I pursue a PhD in the field of Machine Learning and Robotics with Jan Peters at the Robot Learning lab within the Empirical Inference dept by Bernhard Schölkopf. Before, I received a MSc degree in Biomedical Engineering at the Imperial College London working with Aldo Faisal. My BEng degree was rewarded to me in Information and Electrical Engineering from HAW Hamburg in conjunction with Siemens Healthcare.
My big aim is to use Machine Learning methods, especially a variety of different Reinforcement Learning approaches, to reach the performance of humans at fast changing, uncertain and high-dimensional tasks. For that purpose I develop algorithms that learn to control systems like the 7 DOF Barrett Wam arm or a self-designed muscle based robot to play table tennis.
For information and detailed construction details for the 4-DoF pneumatic artificial muscle actuated robot arm please send me an email: dbuechler[at]tue[dot]mpg[dot]de.
IEEE Robotics and Automation Letters, Robotics and Automation Letters, IEEE, 2018 (article)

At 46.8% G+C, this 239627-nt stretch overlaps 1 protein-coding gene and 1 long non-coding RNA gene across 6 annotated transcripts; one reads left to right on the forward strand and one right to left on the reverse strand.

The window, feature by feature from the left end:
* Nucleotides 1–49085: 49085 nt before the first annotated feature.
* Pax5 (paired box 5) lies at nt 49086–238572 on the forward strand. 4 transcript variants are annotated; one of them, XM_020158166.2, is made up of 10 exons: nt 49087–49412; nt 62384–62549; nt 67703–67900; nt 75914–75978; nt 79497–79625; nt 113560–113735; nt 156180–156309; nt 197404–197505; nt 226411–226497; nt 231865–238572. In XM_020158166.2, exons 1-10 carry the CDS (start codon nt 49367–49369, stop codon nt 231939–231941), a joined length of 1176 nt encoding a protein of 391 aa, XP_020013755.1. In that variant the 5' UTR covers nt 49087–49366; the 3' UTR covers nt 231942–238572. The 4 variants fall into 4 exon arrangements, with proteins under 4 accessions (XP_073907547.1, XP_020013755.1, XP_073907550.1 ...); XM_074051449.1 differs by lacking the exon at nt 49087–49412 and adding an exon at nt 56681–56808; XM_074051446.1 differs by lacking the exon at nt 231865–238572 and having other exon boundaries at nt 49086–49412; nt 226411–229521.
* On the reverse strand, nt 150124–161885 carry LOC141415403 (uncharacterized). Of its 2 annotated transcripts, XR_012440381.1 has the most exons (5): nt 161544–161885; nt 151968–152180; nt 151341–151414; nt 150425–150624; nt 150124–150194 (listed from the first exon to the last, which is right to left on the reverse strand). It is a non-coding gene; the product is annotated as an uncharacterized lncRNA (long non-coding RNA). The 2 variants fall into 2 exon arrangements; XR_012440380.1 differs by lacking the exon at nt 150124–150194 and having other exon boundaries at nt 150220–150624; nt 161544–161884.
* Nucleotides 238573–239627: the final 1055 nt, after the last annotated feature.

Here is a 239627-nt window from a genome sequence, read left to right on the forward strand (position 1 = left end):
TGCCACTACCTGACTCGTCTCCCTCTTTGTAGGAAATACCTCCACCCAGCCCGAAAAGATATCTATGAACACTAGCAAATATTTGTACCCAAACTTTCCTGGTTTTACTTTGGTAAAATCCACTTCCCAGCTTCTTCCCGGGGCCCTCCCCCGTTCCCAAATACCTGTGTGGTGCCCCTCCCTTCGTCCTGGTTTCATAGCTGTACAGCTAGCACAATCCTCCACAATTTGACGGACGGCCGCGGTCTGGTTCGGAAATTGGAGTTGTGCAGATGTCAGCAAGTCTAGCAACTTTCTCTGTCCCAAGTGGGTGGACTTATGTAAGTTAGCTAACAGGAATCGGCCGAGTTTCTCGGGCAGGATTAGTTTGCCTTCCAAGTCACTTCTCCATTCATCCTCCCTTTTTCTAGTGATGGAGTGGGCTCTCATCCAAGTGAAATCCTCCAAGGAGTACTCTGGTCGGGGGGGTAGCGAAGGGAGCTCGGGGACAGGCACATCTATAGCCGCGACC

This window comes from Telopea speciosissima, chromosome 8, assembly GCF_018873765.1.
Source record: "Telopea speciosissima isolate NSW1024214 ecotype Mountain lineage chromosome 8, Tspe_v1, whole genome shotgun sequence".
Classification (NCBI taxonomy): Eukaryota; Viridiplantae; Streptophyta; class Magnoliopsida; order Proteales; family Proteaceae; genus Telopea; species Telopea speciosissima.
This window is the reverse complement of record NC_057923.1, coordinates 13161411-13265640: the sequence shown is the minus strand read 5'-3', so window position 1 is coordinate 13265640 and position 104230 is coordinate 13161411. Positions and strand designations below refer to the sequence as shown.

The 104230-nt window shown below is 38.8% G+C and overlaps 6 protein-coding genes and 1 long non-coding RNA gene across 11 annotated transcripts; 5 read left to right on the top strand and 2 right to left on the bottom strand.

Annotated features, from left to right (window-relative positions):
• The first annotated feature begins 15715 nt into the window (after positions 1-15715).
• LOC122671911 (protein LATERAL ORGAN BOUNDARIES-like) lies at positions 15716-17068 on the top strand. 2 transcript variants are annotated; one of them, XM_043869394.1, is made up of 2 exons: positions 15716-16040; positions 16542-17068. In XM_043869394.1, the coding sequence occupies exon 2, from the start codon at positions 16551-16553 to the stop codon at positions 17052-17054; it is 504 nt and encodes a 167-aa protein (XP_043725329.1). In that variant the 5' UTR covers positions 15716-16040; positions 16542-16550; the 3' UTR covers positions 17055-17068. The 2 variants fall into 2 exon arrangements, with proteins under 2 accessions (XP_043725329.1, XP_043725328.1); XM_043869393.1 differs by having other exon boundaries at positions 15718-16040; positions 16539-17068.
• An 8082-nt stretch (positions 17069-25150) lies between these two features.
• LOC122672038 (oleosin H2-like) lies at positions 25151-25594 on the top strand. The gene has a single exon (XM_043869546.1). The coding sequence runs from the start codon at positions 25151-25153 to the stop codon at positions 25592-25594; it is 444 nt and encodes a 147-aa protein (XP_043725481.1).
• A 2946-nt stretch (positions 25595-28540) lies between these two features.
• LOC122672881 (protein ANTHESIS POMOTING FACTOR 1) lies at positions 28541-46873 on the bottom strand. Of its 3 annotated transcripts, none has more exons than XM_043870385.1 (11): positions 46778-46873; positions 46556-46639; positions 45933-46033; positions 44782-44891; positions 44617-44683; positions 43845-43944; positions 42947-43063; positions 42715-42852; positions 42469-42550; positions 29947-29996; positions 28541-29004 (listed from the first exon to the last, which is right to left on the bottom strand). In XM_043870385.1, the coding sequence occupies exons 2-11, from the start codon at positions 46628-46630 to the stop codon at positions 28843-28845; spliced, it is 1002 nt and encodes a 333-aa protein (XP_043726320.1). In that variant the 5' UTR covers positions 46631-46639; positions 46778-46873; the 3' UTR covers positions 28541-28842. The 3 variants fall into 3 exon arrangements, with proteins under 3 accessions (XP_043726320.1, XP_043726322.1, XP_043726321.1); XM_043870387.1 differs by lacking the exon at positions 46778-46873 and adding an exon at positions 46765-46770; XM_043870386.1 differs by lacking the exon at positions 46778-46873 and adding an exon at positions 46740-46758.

Controlling musculoskeletal systems, especially robots actuated by pneumatic artificial muscles, is a challenging task due to nonlinearities, hysteresis effects, massive actuator de- lay and unobservable dependencies such as temperature. Despite such difficulties, muscular systems offer many beneficial prop- erties to achieve human-comparable performance in uncertain and fast-changing tasks. For example, muscles are backdrivable and provide variable stiffness while offering high forces to reach high accelerations. In addition, the embodied intelligence deriving from the compliance might reduce the control demands for specific tasks. In this paper, we address the problem of how to accurately control musculoskeletal robots. To address this issue, we propose to learn probabilistic forward dynamics models using Gaussian processes and, subsequently, to employ these models for control. However, Gaussian processes dynamics models cannot be set-up for our musculoskeletal robot as for traditional motor- driven robots because of unclear state composition etc. We hence empirically study and discuss in detail how to tune these approaches to complex musculoskeletal robots and their specific challenges. Moreover, we show that our model can be used to accurately control an antagonistic pair of pneumatic artificial muscles for a trajectory tracking task while considering only one- step-ahead predictions of the forward model and incorporating model uncertainty.
Our goal is to understand the principles of Perception, Action and Learning in autonomous systems that successfully interact with complex environments and to use this understanding to design future systems